We have spoken with a small number of Tulane students and have offered them the opportunity to take the fall semester here as non-degree students, with attendant student supports, including housing and dining. We are also in close contact with the Association of American Universities (AAU) and other colleges and universities involved in helping students from the affected area, in order to ensure that we act in a coordinated fashion to provide the most relevant support to students in need.

From MIT:

MIT is hosting 14 undergraduates from affected areas, and has accepted 15 graduate students. For the fall term, MIT will waive tuition and fees for visiting students displaced by the hurricane and will provide free housing in available rooms in fraternities, sororities and independent living groups.

From Harvard:

Harvard University has made a commitment to enroll 25 additional Visiting Undergraduate Students for the Fall 2005 Term from colleges and universities that will not reopen this fall due to Hurricane Katrina.

From Stanford:

Stanford has completed the application process for its temporary undergraduate admission program for students affected by Hurricane Katrina and has offered admission to 36 undergraduates. We look forward to greeting those students when classes begin in late September.

Isn't that neat? :)

September 14, 2005

More Food Success

Last night was another dinner success with Katy. The food was simple but elegant: halves of green bell peppers splayed open so they lay flat and then blackened at the edges on the stove, topped with a mixture of ground sirloin, mushroom, onion, and garlic, then topped again with parmigiano and asiago cheeses.

I think I'm making Mexican food tonight. Hooray. I haven't eaten anything spicy in, like, years or something. Although, my craving for spicy food may be somewhat subdued by lunch at the Indian food van at Pitt, which is going to happen in about two hours.

The forecast still looks good, with rain tomorrow and Friday, a nice but warm weekend, and showers and thunderstorms throughout next week.

"Burn, Hollywood, burn!" -- Open Up, Leftfield.

September 12, 2005

Kitchen, Food, and Weather Together

I have a real kitchen now, as the furniture is set up, the counters are clean, and the dishes are done. Storage is still pretty tight, but I think I can get rid of a few unnecessary things and then have room for everything.

Katy and I had dinner here last night, which consisted of baked, peppered lemon sole fillet, red dolce peppers sauteed with strawberry jelly, pasta with a cheese and cream sauce, draped with garlic, mushrooms, onions, and with thinly sliced tomatoes on top. I think the sole could have remained in the oven for a minute or so longer, but Katy assures me it was fine. Otherwise, the dinner turned out very well, and I think my Pittsburgh cooking debut was adequately impressive. I certainly didn't want to botch it the first time and send Katy away screaming, never to return for food.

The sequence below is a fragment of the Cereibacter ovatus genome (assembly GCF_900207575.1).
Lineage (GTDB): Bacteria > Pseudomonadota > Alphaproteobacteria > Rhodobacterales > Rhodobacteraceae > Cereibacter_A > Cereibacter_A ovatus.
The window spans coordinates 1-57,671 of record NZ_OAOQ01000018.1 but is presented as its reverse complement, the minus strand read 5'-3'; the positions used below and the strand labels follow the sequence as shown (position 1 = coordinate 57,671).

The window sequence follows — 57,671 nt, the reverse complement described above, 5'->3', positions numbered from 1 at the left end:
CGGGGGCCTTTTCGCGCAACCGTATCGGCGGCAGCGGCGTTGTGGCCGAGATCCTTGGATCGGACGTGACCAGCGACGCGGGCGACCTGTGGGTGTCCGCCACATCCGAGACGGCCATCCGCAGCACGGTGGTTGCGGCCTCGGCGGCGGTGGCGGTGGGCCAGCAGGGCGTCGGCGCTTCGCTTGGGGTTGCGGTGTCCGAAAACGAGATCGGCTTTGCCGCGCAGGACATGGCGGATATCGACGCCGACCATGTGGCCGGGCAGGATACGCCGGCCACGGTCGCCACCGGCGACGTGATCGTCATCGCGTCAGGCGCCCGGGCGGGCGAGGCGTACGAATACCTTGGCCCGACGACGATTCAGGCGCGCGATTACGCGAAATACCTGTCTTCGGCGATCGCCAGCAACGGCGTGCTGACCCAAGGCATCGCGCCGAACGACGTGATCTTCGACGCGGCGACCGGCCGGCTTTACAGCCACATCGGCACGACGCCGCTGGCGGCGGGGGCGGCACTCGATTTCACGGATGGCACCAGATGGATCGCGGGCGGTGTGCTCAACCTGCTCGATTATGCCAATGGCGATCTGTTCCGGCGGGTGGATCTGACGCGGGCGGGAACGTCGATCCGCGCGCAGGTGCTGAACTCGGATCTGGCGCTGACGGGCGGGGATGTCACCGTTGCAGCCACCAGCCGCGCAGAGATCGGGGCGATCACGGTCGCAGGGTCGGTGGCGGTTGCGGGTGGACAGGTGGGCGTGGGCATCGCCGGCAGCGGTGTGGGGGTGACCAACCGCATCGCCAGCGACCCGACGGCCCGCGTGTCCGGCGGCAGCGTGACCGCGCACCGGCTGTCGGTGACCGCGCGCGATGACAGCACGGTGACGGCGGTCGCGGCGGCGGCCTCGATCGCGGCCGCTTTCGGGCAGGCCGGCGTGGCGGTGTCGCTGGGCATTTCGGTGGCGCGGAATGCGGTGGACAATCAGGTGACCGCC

This morning's breakfast was poached organic eggs (I figured out how to adjust the flame on my stove, so now I can poach stuff) and some excellent, thick, natural bacon from the Whole Foods Market butcher. My kingdom for a toaster, so maybe next time there will be toast involved, too. Hmm, time to shop for toasters.

Rather, it's time to go to class.

But, first, a weather report from our meteorology department: highs in the mid-to-upper 80s and sunny, with lows in the 60s, until Thursday; some showers expected at the end of the week with highs dropping into the 70s; sunny and warm with highs in the mid 70s and lows in the mid 50s for the weekend.

Oh, and the Steelers kicked ass yesterday, 7-34 over the Titans, whoever they are.

September 08, 2005

It's September Now

In fact, we're well into September, with only 21 days until October. I keep imagining October here will look like October in the northwest did, but I don't want to get my hopes up. Regardless, autumn begins soon, on the autumnal equinox, which should happen on September 22 or so.

That's all I feel like writing now. I didn't want to leave the September page on this thing blank forever. :)